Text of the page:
Private equity to boost clean tech investment recovery
Despite the recent slump in clean tech venture capital investment, the long-term outlook for the sector remains remarkably upbeat, according to new research from analyst firm Preqin.
The study found that while levels of private equity clean tech investment have fallen this year, there are still growing numbers of investment funds showing an interest in the market.
According to the survey, the number of funds globally with a clean tech focus quadrupled between 2004 and 2008 to 117 different funds, while the number of funds solely dedicated to clean technologies also grew dramatically from just nine funds in 2004 to 39 funds last year.
Growing numbers of venture capital firms are using the recession to refocus on clean tech investments, and as a result the sector will continue to grow rapidly over the next five years, the report added.
"Despite the slowdown in the global economy, this sector seems set to continue its growth with a total of 78 clean tech-focused funds currently in market seeking investment," the report noted. "It is likely that we will see a record number of funds commencing investment in the clean tech sector during 2009, both in terms of solely clean tech-focused funds and in terms of funds that include clean tech among a number of industries they invest in."
Report author Tim Friedman said that with environmental concerns entering the business and political mainstream, investors were increasingly aware of the long-term returns offered by clean tech firms.
"The growth in the private equity clean tech market ties in with the increasing consumer and investor awareness of climate change and environmental issues, growing levels of regulations and incentives provided by national governments and the ever-increasing global demand for energy and improvements in technologies within the clean tech sector," he observed.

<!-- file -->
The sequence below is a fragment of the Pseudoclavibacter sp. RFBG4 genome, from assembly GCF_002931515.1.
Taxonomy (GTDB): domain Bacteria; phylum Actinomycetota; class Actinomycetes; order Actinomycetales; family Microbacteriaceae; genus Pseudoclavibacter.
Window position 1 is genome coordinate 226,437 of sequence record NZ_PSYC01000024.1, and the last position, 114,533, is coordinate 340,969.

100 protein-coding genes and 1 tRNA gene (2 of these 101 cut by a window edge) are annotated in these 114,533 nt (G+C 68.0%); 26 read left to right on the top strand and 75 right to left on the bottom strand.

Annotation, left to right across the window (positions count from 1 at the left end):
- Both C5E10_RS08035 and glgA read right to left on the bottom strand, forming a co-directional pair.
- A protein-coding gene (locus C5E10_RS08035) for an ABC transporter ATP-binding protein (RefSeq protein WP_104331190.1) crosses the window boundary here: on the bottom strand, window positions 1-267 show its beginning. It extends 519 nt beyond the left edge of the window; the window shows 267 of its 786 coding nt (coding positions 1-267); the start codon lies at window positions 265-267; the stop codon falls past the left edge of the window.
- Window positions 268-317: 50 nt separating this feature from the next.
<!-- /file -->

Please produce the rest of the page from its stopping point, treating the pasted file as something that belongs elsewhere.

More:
"These factors have assisted in improving the potential profitability of the market, with increasing numbers of private equity and venture capital fund managers seeing suitable opportunities opening up for investment, and a high proportion of investors in private equity now seeking to gain exposure."
The report also highlighted the global nature of the clean tech sector, noting that while 45 per cent of funds are based in North America, 36 per cent are based in Europe and 19 per cent in Asia and the rest of the world. "Clean tech research and development may have its origins in the US, but these figures show that it is increasingly becoming a global sector," the report noted.
However, despite the strong long-term prospects for the sector, recent figures show that the global economic downturn is having a significant effect on current levels of clean tech investment.
Analyst firm the Cleantech Group showed that venture capital investment in clean tech firms in North America, Europe, China and India fell 48 per cent year-on-year during the first quarter to $1bn (£604m).
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